I missed a few horse days, and today was my fix. The day offered blue skies, cool temperatures, no wind, and time to ride. As I approached the barn, I looked to see how far out Reo was in the pasture. He was mid-point, amidst the clumpy mud and water, which meant I needed my mud boots and my stamina. After putting on my boots, gathering a handful of treats, and picking up his halter, I began my jaunt to bring him in. I’m not sure how they even find grass out there, it is so stomped down, but Reo must have found some tasty morsels because he did not respond to my whistles, nor did he even raise his head. When I got within 20 feet of him, he moved his right leg, and I thought, “he’s going to come,” but he only stared. So I turned around as if to leave, and then he walked up to me. I think he didn’t want to miss out on the horse treats I had in my pocket.
Surprise, he only had mud caked on his upper legs and his head. An easy clean up day. My western saddle isn’t supposed to be heavy, at least it was advertised as light weight, but it is very heavy for me. I struggle trying to heft it up over my head to place upon his back. Unfortunately, I usually don’t get it right, and I didn’t today, either. At least I didn’t drop it, or push the saddle pad off, so that was one accomplishment. After struggling and finally getting it on his back, I had to adjust the saddle pad because it had slipped slightly to the side. Once the saddle is on I am good to go. Reo must be a saint to tolerate my awkwardness in saddling him, but he seems not to be too concerned. Maybe he likes me.
Mounting is another concern for me, as I have arthritic knees and a hip joint that is quite stiff. I am always thankful no one watches me mount, because it isn’t pretty. Reo stands at the mounting block while I put my left foot in the stirrup, slowly lift myself up, and basically lay over his neck while I swing my right leg over his rump. Like I said, it isn’t pretty, but it gets me on, he’s fine with my method, and we’re ready to enjoy a ride.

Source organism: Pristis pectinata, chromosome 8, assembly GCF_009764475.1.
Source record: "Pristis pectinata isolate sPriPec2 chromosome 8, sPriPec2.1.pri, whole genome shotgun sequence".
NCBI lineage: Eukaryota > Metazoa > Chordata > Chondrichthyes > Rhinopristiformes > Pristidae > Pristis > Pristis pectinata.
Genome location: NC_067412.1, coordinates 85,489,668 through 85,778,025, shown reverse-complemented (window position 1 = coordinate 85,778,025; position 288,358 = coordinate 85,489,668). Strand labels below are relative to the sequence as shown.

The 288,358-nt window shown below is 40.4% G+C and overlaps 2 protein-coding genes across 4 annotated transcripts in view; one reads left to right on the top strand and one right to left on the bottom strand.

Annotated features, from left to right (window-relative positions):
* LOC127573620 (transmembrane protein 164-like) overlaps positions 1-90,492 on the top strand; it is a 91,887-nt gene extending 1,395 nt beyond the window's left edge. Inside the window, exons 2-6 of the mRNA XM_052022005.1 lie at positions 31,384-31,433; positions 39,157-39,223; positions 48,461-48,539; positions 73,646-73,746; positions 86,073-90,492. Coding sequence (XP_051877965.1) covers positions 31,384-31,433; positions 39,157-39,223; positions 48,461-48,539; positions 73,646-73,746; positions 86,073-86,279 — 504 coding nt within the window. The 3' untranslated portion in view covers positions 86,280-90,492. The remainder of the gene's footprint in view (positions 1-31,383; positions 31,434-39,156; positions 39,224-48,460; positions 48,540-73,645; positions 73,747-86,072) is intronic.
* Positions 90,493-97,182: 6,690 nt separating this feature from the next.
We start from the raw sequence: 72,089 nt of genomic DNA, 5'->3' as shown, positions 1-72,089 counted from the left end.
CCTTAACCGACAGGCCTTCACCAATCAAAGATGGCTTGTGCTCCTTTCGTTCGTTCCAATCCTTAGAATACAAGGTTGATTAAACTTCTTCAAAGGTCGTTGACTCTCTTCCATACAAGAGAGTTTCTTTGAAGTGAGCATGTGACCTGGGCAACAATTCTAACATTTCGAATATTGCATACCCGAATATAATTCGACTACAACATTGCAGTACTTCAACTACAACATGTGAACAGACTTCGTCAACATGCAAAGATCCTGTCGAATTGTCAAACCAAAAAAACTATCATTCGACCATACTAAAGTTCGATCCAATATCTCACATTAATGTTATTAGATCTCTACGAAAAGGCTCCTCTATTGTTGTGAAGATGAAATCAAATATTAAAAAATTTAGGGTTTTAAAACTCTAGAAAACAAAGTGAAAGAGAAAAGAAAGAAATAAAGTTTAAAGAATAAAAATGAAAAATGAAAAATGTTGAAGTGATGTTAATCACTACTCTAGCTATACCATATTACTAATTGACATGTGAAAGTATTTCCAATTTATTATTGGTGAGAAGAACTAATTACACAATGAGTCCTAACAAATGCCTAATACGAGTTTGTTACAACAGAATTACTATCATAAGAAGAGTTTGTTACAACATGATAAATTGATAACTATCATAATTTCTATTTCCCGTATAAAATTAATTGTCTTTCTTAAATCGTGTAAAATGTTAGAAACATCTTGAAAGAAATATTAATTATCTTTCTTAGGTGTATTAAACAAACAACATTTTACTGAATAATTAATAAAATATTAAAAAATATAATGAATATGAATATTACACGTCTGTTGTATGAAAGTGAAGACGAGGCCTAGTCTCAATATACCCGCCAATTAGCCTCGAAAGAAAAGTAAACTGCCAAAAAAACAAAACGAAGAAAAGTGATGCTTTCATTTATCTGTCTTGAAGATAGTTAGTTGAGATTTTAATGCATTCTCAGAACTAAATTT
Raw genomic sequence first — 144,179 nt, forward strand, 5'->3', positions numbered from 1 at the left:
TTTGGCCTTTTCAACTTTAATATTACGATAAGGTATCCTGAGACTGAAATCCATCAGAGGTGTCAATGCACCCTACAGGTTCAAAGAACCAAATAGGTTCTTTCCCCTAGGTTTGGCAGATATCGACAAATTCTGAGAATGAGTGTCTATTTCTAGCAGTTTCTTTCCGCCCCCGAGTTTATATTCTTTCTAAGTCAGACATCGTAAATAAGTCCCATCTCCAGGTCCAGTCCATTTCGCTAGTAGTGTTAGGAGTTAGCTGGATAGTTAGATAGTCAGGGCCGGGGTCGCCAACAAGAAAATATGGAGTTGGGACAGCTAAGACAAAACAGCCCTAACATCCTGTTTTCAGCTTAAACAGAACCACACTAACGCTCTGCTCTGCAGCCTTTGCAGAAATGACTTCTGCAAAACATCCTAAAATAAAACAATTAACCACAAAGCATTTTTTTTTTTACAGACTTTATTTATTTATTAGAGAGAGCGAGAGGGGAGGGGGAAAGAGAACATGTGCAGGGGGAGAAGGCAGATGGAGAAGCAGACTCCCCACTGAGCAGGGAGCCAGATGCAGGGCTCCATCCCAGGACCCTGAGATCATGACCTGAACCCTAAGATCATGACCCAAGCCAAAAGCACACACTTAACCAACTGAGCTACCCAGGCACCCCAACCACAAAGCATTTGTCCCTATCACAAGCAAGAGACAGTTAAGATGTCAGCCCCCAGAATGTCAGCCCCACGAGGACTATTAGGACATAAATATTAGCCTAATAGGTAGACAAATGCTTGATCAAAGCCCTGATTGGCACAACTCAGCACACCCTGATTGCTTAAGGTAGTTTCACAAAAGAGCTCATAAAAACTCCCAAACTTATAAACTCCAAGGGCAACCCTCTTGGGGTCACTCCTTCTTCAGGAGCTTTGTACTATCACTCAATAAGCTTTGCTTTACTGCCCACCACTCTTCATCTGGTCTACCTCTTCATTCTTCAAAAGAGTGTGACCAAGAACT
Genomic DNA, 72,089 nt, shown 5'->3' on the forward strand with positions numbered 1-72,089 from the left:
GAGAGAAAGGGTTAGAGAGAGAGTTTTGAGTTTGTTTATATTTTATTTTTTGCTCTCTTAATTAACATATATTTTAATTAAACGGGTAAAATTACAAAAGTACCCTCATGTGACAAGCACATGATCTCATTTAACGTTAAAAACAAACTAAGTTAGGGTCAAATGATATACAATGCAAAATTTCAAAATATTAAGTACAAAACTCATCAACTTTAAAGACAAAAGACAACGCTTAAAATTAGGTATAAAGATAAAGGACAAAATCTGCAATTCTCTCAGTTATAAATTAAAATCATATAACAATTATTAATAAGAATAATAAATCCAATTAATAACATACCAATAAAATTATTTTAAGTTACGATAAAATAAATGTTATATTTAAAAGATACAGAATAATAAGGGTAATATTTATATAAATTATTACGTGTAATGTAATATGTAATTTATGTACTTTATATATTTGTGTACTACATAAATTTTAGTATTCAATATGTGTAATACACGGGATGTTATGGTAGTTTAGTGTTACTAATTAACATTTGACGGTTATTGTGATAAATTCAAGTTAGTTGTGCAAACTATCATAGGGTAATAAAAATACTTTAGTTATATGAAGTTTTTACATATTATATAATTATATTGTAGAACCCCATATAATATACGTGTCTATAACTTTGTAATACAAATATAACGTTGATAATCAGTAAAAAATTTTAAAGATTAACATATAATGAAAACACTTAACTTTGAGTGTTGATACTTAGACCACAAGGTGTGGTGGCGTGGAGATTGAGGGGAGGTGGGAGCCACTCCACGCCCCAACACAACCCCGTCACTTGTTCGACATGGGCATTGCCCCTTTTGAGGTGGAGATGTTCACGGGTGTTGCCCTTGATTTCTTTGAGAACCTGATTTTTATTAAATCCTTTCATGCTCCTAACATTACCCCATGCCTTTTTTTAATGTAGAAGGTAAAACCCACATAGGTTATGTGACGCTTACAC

Reo will be 16 yrs old next month, but he’s still not what I would call a totally sensible horse. While he obeys all my cues, he would rather do his own thing, go where he wants to go, and end the ride very quickly. I may be an old woman, but I do not let him buffalo me into quitting my afternoon ride. We practice for 10 minutes in the indoor arena, walking, jogging, backing, and turning. When I am sure he has his brain on right, we head outside to the large, sandy outdoor ring. It’s not his favorite place, because he has to adhere to my instructions and actually do something other than walk. We walk some more, we trot some, we rein to the right and left, we back up, we turn on the haunches, and that’s it. Time to head down the grassy lane and simply enjoy each others company without lessons.
The sun warms my body, Reo’s black coat is shining, his body movement matches mine, and it’s an amazing feeling being outside in the Kentucky atmosphere. I use this time to silently thank mother nature for the beauty around me…trees, grass, horses, sky…just total peace. Not sure what my life would be if I didn’t have these interludes of natural sounds and privacy. I am uplifted in mind and body.
Time to head back to the barn. I have to remind him that he still has to respond to my cues, like don’t rush, walk comfortably, be good. His ears tell me he’d rather not, and his tail swishes a bit, but he does as I request and we safely arrive at the barn. I dismount, loosen the girth, and lead him to the barn. He knows what’s coming now — his grain, good grass grazing, more treats, and returning to the pasture with his gelding pals.
I head home, thankful for all that I have, especially this paint horse, Reo. Tomorrow I visit the Old Horse.